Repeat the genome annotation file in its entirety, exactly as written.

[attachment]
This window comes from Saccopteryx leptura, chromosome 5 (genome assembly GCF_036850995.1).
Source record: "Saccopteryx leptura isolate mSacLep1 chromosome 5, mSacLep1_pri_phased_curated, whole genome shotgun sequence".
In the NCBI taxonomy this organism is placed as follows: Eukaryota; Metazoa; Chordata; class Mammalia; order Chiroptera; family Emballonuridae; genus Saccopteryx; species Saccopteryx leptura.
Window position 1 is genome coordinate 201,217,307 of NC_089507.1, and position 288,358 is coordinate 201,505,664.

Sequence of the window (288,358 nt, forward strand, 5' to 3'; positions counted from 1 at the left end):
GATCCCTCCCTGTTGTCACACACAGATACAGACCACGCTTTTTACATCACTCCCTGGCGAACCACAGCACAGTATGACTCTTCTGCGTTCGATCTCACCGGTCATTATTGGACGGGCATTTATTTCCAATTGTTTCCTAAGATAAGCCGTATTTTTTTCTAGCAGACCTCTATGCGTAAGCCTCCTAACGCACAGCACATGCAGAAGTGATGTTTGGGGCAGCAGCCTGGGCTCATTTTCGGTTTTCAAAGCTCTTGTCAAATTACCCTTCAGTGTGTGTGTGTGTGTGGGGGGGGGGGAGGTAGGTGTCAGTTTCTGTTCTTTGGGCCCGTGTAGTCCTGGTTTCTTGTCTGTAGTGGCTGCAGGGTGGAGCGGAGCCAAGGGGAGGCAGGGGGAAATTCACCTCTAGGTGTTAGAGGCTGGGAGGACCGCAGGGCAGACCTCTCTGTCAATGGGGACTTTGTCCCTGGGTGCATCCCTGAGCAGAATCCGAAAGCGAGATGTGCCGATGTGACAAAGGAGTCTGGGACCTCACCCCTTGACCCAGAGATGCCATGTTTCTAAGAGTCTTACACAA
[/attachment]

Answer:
This window comes from Saccopteryx leptura, chromosome 5 (genome assembly GCF_036850995.1).
Source record: "Saccopteryx leptura isolate mSacLep1 chromosome 5, mSacLep1_pri_phased_curated, whole genome shotgun sequence".
In the NCBI taxonomy this organism is placed as follows: Eukaryota; Metazoa; Chordata; class Mammalia; order Chiroptera; family Emballonuridae; genus Saccopteryx; species Saccopteryx leptura.
Window position 1 is genome coordinate 201,217,307 of NC_089507.1, and position 288,358 is coordinate 201,505,664.

Sequence of the window (288,358 nt, forward strand, 5' to 3'; positions counted from 1 at the left end):
GATCCCTCCCTGTTGTCACACACAGATACAGACCACGCTTTTTACATCACTCCCTGGCGAACCACAGCACAGTATGACTCTTCTGCGTTCGATCTCACCGGTCATTATTGGACGGGCATTTATTTCCAATTGTTTCCTAAGATAAGCCGTATTTTTTTCTAGCAGACCTCTATGCGTAAGCCTCCTAACGCACAGCACATGCAGAAGTGATGTTTGGGGCAGCAGCCTGGGCTCATTTTCGGTTTTCAAAGCTCTTGTCAAATTACCCTTCAGTGTGTGTGTGTGTGTGGGGGGGGGGGAGGTAGGTGTCAGTTTCTGTTCTTTGGGCCCGTGTAGTCCTGGTTTCTTGTCTGTAGTGGCTGCAGGGTGGAGCGGAGCCAAGGGGAGGCAGGGGGAAATTCACCTCTAGGTGTTAGAGGCTGGGAGGACCGCAGGGCAGACCTCTCTGTCAATGGGGACTTTGTCCCTGGGTGCATCCCTGAGCAGAATCCGAAAGCGAGATGTGCCGATGTGACAAAGGAGTCTGGGACCTCACCCCTTGACCCAGAGATGCCATGTTTCTAAGAGTCTTACACAA